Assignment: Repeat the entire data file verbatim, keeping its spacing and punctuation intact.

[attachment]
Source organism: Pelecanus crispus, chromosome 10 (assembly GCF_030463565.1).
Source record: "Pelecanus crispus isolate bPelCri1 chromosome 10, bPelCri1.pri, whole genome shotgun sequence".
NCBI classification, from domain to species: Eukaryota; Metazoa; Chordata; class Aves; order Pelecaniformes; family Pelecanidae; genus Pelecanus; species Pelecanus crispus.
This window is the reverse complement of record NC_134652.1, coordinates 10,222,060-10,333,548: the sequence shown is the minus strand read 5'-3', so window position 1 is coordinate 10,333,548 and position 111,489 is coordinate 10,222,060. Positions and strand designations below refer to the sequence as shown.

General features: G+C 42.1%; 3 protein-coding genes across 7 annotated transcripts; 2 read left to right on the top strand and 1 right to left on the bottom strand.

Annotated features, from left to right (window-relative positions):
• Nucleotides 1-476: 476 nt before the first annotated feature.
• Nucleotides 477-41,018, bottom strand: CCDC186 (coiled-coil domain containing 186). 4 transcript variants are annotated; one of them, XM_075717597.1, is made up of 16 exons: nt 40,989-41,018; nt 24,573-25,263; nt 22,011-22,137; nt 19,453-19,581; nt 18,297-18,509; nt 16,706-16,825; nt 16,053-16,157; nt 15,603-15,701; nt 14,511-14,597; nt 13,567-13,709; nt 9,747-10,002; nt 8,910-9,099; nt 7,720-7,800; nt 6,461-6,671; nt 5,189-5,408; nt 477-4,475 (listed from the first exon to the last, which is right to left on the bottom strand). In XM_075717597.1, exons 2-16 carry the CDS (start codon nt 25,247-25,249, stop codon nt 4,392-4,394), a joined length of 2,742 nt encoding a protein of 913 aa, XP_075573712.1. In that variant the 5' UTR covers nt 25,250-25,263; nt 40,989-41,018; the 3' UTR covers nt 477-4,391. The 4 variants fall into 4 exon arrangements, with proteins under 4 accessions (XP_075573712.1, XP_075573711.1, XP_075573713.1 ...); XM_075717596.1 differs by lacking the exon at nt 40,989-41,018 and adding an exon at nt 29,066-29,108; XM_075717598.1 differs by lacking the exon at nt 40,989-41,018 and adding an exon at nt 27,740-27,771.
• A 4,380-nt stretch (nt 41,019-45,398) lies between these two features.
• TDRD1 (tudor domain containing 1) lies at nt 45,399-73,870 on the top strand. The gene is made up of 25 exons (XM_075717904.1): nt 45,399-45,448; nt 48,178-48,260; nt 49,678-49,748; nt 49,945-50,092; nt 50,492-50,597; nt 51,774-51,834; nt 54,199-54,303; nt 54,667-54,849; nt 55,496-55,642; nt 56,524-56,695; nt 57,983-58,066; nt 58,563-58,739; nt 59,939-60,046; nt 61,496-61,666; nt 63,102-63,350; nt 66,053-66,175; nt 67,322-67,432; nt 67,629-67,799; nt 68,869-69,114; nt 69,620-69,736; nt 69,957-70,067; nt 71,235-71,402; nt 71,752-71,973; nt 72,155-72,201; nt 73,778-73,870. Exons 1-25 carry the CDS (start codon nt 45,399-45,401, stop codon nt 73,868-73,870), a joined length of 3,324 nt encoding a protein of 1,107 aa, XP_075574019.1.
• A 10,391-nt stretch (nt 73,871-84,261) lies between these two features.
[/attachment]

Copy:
Source organism: Pelecanus crispus, chromosome 10 (assembly GCF_030463565.1).
Source record: "Pelecanus crispus isolate bPelCri1 chromosome 10, bPelCri1.pri, whole genome shotgun sequence".
NCBI classification, from domain to species: Eukaryota; Metazoa; Chordata; class Aves; order Pelecaniformes; family Pelecanidae; genus Pelecanus; species Pelecanus crispus.
This window is the reverse complement of record NC_134652.1, coordinates 10,222,060-10,333,548: the sequence shown is the minus strand read 5'-3', so window position 1 is coordinate 10,333,548 and position 111,489 is coordinate 10,222,060. Positions and strand designations below refer to the sequence as shown.

General features: G+C 42.1%; 3 protein-coding genes across 7 annotated transcripts; 2 read left to right on the top strand and 1 right to left on the bottom strand.

Annotated features, from left to right (window-relative positions):
• Nucleotides 1-476: 476 nt before the first annotated feature.
• Nucleotides 477-41,018, bottom strand: CCDC186 (coiled-coil domain containing 186). 4 transcript variants are annotated; one of them, XM_075717597.1, is made up of 16 exons: nt 40,989-41,018; nt 24,573-25,263; nt 22,011-22,137; nt 19,453-19,581; nt 18,297-18,509; nt 16,706-16,825; nt 16,053-16,157; nt 15,603-15,701; nt 14,511-14,597; nt 13,567-13,709; nt 9,747-10,002; nt 8,910-9,099; nt 7,720-7,800; nt 6,461-6,671; nt 5,189-5,408; nt 477-4,475 (listed from the first exon to the last, which is right to left on the bottom strand). In XM_075717597.1, exons 2-16 carry the CDS (start codon nt 25,247-25,249, stop codon nt 4,392-4,394), a joined length of 2,742 nt encoding a protein of 913 aa, XP_075573712.1. In that variant the 5' UTR covers nt 25,250-25,263; nt 40,989-41,018; the 3' UTR covers nt 477-4,391. The 4 variants fall into 4 exon arrangements, with proteins under 4 accessions (XP_075573712.1, XP_075573711.1, XP_075573713.1 ...); XM_075717596.1 differs by lacking the exon at nt 40,989-41,018 and adding an exon at nt 29,066-29,108; XM_075717598.1 differs by lacking the exon at nt 40,989-41,018 and adding an exon at nt 27,740-27,771.
• A 4,380-nt stretch (nt 41,019-45,398) lies between these two features.
• TDRD1 (tudor domain containing 1) lies at nt 45,399-73,870 on the top strand. The gene is made up of 25 exons (XM_075717904.1): nt 45,399-45,448; nt 48,178-48,260; nt 49,678-49,748; nt 49,945-50,092; nt 50,492-50,597; nt 51,774-51,834; nt 54,199-54,303; nt 54,667-54,849; nt 55,496-55,642; nt 56,524-56,695; nt 57,983-58,066; nt 58,563-58,739; nt 59,939-60,046; nt 61,496-61,666; nt 63,102-63,350; nt 66,053-66,175; nt 67,322-67,432; nt 67,629-67,799; nt 68,869-69,114; nt 69,620-69,736; nt 69,957-70,067; nt 71,235-71,402; nt 71,752-71,973; nt 72,155-72,201; nt 73,778-73,870. Exons 1-25 carry the CDS (start codon nt 45,399-45,401, stop codon nt 73,868-73,870), a joined length of 3,324 nt encoding a protein of 1,107 aa, XP_075574019.1.
• A 10,391-nt stretch (nt 73,871-84,261) lies between these two features.